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New England News

Pittsfield Police Chief Questioned On Reform Bill, Spending, Screening Recruits For Extreme Views

A man stands in front of a podium.
Josh Landes
/
WAMC
Pittsfield Police Chief Michael Wynn.

The Pittsfield, Massachusetts police chief discussed police reform, his department’s spending and how it screens recruits for involvement in extremist movements this week.

During the Police Advisory and Review Board meeting Tuesday, Chief Michael Wynn said the landmark police reform bill signed into law by Governor Charlie Baker at the end of 2020 wouldn’t have a major impact on the Pittsfield Police.

“There was the couple things that had to be implemented immediately, and they were basically the changes in the use of force policies and reporting which we were already working on to begin with, the prohibition on the chokeholds and neck restraints which as you know, we’ve been discussing for a good part of the year and we’re just waiting to see what the actual language is going to look like, and the production of documents concerning previous acts of misconduct, which is ongoing anyway,” said Wynn.

He told the board that the Massachusetts Chiefs of Police Association was unhappy with the legislation, but that they could live with it.

“Personally, I think that a lot of what was thrown at the wall earlier this year, was thrown at the wall with no mind to what Massachusetts law enforcement was already doing and had already done,” said Wynn. “And I think a lot of stuff that we dug our heels in on because we felt that we were being wrongfully lumped in with agencies from elsewhere in the country still managed to make it through. So that's a little bit frustrating. But you know, I had one police chief on a thread I was on, say, if we had suggested at the outset that this be termed ‘police improvement’ instead of ‘police reform,’ we probably would have gotten a lot less pushback from our own personnel and our own numbers. So you know, there's a lot of good in there. Like I said, we've been, we've been hammering the drum for certification for years, but there's definitely some stuff in there that we got splashed with because of stuff that was happening elsewhere in the country.”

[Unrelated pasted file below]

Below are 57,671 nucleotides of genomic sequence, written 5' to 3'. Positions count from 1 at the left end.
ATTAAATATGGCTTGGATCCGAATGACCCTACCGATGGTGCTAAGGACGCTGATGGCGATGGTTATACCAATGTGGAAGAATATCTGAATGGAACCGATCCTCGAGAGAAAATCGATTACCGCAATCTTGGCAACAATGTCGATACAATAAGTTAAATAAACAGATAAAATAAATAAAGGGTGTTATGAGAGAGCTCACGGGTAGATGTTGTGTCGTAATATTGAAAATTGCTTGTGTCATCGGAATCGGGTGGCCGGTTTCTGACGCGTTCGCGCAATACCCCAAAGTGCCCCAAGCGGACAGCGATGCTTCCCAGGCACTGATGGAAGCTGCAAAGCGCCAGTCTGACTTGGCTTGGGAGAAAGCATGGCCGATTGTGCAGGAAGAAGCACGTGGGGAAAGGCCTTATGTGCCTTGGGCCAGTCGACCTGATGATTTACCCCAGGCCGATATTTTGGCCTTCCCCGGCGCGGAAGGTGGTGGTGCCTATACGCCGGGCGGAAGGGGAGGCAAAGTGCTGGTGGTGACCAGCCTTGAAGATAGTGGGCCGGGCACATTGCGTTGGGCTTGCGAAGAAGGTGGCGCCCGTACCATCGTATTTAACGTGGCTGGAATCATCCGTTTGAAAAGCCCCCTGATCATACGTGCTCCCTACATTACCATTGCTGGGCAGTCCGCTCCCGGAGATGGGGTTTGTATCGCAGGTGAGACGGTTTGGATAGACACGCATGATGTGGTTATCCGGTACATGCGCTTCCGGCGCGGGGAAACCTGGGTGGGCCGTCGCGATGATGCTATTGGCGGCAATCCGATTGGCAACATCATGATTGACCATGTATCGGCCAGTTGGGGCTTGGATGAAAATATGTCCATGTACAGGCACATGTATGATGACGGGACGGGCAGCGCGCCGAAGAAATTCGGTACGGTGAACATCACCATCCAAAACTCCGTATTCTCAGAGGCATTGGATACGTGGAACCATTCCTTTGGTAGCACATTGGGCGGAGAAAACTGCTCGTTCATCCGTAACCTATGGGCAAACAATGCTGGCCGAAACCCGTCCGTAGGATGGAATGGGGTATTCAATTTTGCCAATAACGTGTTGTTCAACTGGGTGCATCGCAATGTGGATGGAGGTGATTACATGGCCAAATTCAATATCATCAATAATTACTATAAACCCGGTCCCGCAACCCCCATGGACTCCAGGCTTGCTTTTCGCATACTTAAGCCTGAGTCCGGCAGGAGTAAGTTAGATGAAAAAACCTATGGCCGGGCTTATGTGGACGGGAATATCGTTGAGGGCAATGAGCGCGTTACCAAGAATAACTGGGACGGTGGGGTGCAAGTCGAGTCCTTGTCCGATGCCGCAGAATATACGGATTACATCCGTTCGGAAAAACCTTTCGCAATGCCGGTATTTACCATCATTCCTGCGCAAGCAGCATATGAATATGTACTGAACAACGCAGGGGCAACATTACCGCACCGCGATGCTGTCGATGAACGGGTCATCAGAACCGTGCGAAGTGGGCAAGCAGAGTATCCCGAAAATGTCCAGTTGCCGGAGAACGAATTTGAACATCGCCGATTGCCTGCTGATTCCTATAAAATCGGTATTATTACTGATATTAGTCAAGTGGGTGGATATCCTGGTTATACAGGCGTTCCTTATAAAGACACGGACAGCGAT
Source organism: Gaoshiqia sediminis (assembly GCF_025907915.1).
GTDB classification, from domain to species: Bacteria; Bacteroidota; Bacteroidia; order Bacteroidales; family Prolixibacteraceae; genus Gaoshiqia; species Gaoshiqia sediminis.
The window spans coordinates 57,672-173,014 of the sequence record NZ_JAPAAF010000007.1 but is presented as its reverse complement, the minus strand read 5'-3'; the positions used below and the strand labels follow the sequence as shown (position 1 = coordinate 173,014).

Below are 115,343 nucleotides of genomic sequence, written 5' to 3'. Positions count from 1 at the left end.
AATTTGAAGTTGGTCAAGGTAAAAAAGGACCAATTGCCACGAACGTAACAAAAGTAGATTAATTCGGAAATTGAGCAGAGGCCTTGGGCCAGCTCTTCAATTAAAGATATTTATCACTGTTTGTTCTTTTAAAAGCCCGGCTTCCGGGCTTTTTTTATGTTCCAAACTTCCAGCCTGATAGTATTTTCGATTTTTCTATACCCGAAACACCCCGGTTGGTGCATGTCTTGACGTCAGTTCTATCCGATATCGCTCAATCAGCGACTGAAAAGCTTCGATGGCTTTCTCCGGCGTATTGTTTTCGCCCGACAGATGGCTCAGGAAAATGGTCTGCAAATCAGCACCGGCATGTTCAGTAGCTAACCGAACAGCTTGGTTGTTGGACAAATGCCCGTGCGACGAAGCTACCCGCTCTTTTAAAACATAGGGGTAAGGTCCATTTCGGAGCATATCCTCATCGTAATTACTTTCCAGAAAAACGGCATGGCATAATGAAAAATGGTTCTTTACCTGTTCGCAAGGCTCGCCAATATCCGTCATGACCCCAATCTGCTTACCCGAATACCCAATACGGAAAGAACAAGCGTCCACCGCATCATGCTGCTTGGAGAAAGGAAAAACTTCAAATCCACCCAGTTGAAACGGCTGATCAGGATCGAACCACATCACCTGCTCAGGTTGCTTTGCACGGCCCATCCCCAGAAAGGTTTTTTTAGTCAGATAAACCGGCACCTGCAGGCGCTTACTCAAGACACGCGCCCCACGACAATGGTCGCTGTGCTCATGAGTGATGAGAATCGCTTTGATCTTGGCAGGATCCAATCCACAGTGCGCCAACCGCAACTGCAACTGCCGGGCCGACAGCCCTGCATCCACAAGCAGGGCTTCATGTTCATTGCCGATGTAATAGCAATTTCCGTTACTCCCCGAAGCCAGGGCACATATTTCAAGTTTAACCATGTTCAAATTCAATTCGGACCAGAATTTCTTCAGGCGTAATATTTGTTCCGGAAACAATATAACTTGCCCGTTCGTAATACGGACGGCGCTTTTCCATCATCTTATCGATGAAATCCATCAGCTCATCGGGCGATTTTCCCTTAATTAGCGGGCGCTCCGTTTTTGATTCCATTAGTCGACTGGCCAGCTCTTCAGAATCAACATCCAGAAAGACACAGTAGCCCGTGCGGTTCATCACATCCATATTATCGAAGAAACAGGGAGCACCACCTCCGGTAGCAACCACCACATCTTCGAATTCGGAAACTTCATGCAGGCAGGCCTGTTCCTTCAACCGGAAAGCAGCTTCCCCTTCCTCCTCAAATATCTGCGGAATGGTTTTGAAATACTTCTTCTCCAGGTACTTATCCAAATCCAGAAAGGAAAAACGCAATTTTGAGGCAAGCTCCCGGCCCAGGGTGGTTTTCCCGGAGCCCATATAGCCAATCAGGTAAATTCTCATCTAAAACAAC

The chief responded to a request from a citizen’s group called Invest In Pittsfield about the department providing a disclosure of its inventory. The request came after city councilor Helen Moon brought up the department’s inability to provide documentation of its equipment spending at the last city council meeting – a topic she also probed during last year’s budget hearings.

“During a portion of last year's budget hearing, a question came up events about prior year’s expenditures, and it came up during the hearing with no warning or no notice,” said Wynn. “And so I didn't have a full prior year expenditure accounting with me. I didn't have access to it. So when they asked the question about what new equipment is spent on, I gave a laundry list of generic answers. That prompted what came in the form of a public records request for our complete inventory. Because of the record systems we use for different pieces of equipment, that record at the time did not in fact exist. So if you send me a public records request for something that doesn't exist, I can't produce it under that.”

In light of the involvement of law enforcement officials in the January 6th attack on the U.S. Capitol by right-wing extremists, Wynn also responded to questions about how his department screens its recruits.

“Our background investigations are comprehensive - but we have to be very delicate and careful about where we go, especially with people's social media profiles or some of their previous associations,” said the chief. “You know, there's a fine line between somebody expressing a belief that we find questionable, we disagree with, and somebody who's a white supremacist or is acting as an extremist. And the difficulty, particularly in the civil service department is, we can identify that. But the creation of the background check in and of itself is not the end. That has to be used to justify a bypass. And if civil service doesn't agree with our conclusion, they can then come back and make us restore that offer. So it's another one of the issues with civil service.”

WAMC intern Jeongyoon Han contributed to this story.

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